Ahi Tuna Burger
Central Michel Richard, Washington, D.C.
The temperature was dropping rapidly. In the hour it took to get from the airport to the hotel and from the hotel to lunch, the thermometer trimmed itself of nearly twenty degrees. Cold rain might turn into snow, they said. Freezing temperatures were expected by early evening.
This is not what I bargained for when I planned my birthday trip to Washington, D.C. back in December. I pictured balmy, breezy, with a chance for cherry blossoms.
But this unexpectedly cold weather was, I have to admit, perfectly matched for the type of comfort food served at Central, Michel Richard’s modern bistro on Pennsylvania Avenue.
One should not visit Central under the same circumstances that I did. You should be hungry and have no meals planned for a day or two afterward.
It’s hard to eat “light” at Central. There are salads and soups. But the stuff that really appeals – dare I say, the restaurant’s forte – are the comfort foods that probably will exceed your caloric budget for the week.
It’s also probably hard to go wrong here. Nothing on the menu seemed out of the ordinary, a stretch for the time and place. This was straight-up bistro-style food. And here, predictability is backed by confidence. Richard has trained his cooks well.
There’s fried chicken, which I’ve heard is very good. The portion is ample, the crust looked thick and crunchy. There are sausages and strip steaks, large and juicy. And there are super-sized sides: mashed potatoes, creamed spinach, and macaroni and cheese, all looking generous and rich.
But I didn’t have any of these, so I can’t personally recommend them. I only saw them plated and ready to go on the pass. Our table was literally at the kitchen’s doorstep, with a full view of the line and expeditors.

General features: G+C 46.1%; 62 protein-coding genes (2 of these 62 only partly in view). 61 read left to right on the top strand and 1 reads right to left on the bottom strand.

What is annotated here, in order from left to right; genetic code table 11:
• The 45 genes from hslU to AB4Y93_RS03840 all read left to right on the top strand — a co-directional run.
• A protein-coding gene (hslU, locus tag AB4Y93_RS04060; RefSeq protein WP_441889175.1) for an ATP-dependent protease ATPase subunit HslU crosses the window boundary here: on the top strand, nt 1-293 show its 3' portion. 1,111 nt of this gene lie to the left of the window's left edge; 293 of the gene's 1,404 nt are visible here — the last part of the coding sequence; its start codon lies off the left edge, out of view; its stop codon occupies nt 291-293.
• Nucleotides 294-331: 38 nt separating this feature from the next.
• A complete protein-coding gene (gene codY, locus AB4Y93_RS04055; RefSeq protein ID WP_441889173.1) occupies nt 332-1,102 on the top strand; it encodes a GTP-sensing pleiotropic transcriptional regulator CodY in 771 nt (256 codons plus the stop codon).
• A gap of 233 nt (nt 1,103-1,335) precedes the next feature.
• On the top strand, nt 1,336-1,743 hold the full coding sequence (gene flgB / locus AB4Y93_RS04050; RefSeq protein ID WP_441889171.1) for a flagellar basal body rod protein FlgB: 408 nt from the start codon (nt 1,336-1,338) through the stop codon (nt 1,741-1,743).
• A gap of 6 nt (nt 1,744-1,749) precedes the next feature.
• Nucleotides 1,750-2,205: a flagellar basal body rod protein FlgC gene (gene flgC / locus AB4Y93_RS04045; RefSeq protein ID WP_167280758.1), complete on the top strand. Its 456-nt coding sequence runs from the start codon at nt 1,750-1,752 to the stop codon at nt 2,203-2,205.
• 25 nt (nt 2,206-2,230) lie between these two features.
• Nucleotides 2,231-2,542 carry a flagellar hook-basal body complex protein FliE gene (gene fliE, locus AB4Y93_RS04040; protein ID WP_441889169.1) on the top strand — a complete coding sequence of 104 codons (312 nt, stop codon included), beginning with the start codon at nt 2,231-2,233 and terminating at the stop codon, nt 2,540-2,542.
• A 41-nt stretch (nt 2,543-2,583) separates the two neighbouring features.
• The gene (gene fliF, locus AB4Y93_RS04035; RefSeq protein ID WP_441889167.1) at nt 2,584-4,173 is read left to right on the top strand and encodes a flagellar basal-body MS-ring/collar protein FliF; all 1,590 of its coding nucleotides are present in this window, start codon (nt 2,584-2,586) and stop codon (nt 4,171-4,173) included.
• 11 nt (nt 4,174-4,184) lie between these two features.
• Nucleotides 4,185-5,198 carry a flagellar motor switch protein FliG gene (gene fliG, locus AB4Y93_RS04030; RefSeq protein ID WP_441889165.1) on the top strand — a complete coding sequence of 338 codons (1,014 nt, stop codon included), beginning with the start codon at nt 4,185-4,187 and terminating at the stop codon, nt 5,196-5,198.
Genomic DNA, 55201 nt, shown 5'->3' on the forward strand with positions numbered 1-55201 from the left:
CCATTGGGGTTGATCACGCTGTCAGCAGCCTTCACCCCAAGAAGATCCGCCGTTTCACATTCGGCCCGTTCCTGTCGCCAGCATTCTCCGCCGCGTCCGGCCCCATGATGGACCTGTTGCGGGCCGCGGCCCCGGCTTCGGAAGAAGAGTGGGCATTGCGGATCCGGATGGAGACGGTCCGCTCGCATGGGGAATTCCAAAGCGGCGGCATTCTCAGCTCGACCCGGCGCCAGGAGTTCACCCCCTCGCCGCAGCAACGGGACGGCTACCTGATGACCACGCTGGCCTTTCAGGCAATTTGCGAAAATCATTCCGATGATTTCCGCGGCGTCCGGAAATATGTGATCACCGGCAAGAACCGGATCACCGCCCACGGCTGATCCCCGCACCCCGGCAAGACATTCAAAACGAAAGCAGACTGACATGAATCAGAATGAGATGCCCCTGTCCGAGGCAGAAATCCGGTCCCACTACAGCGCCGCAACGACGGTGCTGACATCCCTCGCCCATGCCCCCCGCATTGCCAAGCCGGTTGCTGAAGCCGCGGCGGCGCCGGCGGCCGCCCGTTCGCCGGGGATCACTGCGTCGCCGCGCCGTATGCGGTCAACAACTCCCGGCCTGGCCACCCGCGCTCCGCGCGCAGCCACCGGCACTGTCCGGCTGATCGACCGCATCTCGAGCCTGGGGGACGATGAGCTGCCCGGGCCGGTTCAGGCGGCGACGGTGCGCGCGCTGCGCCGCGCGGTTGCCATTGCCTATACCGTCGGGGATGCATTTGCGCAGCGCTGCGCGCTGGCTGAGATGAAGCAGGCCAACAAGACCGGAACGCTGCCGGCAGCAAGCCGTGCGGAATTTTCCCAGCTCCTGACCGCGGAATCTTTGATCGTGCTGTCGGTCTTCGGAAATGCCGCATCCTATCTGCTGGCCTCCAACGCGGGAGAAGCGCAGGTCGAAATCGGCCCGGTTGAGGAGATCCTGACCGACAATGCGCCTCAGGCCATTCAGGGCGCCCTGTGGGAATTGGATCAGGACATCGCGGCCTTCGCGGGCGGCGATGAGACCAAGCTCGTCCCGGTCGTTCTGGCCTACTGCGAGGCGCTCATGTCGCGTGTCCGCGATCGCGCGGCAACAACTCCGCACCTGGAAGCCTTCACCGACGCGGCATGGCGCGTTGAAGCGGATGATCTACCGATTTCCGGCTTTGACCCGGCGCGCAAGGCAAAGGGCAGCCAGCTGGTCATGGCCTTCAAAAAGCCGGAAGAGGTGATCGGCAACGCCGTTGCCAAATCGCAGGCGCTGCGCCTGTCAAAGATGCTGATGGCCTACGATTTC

I can, however, recommend everything we ordered.
There were textbook Gougeres ($7), about a dozen warm puffs sporting a soft-crust jacket laced with grated cheese.
There were textbook French fries – crisp, salty, golden.
Michel Richard’s signature Ahi Tuna Burger ($19) was well-made, a thick, chopped tuna patty on a pillowy bun with tomato and house-made mayonnaise. I might have liked the inside of the patty a touch more rare, as I recalled it being the last time I had one out on the patio at Citronelle nearly a decade ago. But it was flavorful and moist, and, perhaps the only reasonably sized portion we saw (price notwithstanding).
Tucked between the patty and the top bun was Richard’s famous “potato tuile,” a round, flat potato chip that comes on all of his burgers – the magical missing ingredient to what had, heretofore, been the iconic and already-perfect creation. Only one tuile? I remember there being at least two in past versions (indeed, the burger on their website boasts at least half a dozen crisps). Two (or more) tuiles seem necessary. The one sort of got lost along the way, its crunchiness diminished with every bite.*
My Corned Beef Sandwich ($17; only served at lunch) was excellent (even if a little overpriced). The ultra-thin layers of house-corned meat were moist and light. It was impossibly delicate, yet satisfying.
The slaw (which came on and with the sandwich) was a tangle of grated cabbage, zucchini, and carrot brought together by a slightly curried mayonnaise dressing. The rye bread – mildly toasted – held up nicely, it being neither dry, stiff, overly thick nor flimsy. Instead of fries, I opted for a salad. Nothing new here, just mixed greens and a zippy dressing.